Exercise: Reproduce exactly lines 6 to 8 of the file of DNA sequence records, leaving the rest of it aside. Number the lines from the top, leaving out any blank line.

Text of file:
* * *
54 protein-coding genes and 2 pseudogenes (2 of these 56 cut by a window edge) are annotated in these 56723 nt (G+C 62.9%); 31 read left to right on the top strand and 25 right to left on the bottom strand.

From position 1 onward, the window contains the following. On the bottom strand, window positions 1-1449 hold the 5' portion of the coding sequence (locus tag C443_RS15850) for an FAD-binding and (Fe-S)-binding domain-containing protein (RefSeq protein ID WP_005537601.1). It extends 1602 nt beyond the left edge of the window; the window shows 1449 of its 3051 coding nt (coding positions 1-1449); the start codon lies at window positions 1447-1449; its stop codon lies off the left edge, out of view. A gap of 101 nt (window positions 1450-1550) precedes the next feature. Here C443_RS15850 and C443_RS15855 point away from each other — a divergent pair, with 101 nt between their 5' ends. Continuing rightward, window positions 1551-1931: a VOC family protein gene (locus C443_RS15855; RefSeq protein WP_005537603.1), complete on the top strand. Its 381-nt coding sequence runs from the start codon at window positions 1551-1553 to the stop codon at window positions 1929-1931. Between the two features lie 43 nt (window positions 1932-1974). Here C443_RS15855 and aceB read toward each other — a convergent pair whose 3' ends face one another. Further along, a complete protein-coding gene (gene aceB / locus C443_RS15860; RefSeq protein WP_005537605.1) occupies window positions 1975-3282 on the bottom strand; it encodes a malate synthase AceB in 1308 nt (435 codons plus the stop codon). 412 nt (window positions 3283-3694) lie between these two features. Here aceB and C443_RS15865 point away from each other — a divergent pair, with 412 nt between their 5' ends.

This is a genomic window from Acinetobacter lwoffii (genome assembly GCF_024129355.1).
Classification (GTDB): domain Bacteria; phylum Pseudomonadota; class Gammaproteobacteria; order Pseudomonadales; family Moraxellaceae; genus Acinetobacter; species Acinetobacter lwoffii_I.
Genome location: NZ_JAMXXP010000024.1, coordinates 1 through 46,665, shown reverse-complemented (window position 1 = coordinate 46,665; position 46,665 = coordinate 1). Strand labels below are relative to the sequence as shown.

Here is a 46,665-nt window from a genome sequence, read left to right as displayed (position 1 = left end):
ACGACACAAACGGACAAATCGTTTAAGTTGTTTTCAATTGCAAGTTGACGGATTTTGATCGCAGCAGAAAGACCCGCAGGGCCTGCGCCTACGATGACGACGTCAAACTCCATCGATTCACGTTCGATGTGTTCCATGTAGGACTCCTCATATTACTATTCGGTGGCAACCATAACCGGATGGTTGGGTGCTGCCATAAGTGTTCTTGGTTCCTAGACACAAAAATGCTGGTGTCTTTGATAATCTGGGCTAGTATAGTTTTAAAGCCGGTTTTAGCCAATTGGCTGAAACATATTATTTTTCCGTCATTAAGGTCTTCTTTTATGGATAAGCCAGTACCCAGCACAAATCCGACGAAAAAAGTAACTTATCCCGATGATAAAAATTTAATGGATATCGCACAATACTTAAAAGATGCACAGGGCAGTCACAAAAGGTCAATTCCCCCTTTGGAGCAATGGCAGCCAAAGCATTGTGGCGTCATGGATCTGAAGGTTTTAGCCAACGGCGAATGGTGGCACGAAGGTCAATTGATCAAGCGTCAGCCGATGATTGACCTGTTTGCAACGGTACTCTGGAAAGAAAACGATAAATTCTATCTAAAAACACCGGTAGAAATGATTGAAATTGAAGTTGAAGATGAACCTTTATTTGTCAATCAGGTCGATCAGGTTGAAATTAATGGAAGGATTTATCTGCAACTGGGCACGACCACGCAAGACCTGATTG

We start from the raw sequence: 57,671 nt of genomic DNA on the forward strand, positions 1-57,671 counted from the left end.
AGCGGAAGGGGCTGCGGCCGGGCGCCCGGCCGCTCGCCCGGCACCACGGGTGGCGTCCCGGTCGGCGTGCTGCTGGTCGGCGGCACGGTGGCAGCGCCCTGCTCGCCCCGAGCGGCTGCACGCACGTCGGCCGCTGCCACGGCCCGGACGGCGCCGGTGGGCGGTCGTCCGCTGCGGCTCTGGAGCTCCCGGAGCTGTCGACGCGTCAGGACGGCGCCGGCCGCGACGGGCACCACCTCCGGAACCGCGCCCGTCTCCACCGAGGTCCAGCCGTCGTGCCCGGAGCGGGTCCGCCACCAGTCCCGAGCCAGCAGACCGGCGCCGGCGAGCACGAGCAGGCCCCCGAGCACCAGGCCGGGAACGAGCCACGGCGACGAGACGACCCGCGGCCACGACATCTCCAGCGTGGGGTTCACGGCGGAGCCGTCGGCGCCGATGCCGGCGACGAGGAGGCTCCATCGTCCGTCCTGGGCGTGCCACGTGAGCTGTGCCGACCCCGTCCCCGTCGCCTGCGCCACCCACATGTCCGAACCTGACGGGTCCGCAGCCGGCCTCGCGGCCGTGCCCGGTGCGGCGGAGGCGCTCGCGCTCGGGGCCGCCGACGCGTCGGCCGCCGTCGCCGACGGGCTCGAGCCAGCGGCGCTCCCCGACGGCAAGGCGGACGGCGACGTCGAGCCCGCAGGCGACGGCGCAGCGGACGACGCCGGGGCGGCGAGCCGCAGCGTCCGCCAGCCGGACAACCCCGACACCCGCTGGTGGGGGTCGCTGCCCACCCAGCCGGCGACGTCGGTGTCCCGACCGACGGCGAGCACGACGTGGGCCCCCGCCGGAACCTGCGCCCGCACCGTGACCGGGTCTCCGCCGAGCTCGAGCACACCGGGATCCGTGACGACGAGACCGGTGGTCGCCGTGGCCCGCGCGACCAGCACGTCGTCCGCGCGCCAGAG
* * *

Here is a 46,665-nt window from a genome sequence, read left to right as displayed (position 1 = left end):
ACGACACAAACGGACAAATCGTTTAAGTTGTTTTCAATTGCAAGTTGACGGATTTTGATCGCAGCAGAAAGACCCGCAGGGCCTGCGCCTACGATGACGACGTCAAACTCCATCGATTCACGTTCGATGTGTTCCATGTAGGACTCCTCATATTACTATTCGGTGGCAACCATAACCGGATGGTTGGGTGCTGCCATAAGTGTTCTTGGTTCCTAGACACAAAAATGCTGGTGTCTTTGATAATCTGGGCTAGTATAGTTTTAAAGCCGGTTTTAGCCAATTGGCTGAAACATATTATTTTTCCGTCATTAAGGTCTTCTTTTATGGATAAGCCAGTACCCAGCACAAATCCGACGAAAAAAGTAACTTATCCCGATGATAAAAATTTAATGGATATCGCACAATACTTAAAAGATGCACAGGGCAGTCACAAAAGGTCAATTCCCCCTTTGGAGCAATGGCAGCCAAAGCATTGTGGCGTCATGGATCTGAAGGTTTTAGCCAACGGCGAATGGTGGCACGAAGGTCAATTGATCAAGCGTCAGCCGATGATTGACCTGTTTGCAACGGTACTCTGGAAAGAAAACGATAAATTCTATCTAAAAACACCGGTAGAAATGATTGAAATTGAAGTTGAAGATGAACCTTTATTTGTCAATCAGGTCGATCAGGTTGAAATTAATGGAAGGATTTATCTGCAACTGGGCACGACCACGCAAGACCTGATTG

We start from the raw sequence: 57,671 nt of genomic DNA on the forward strand, positions 1-57,671 counted from the left end.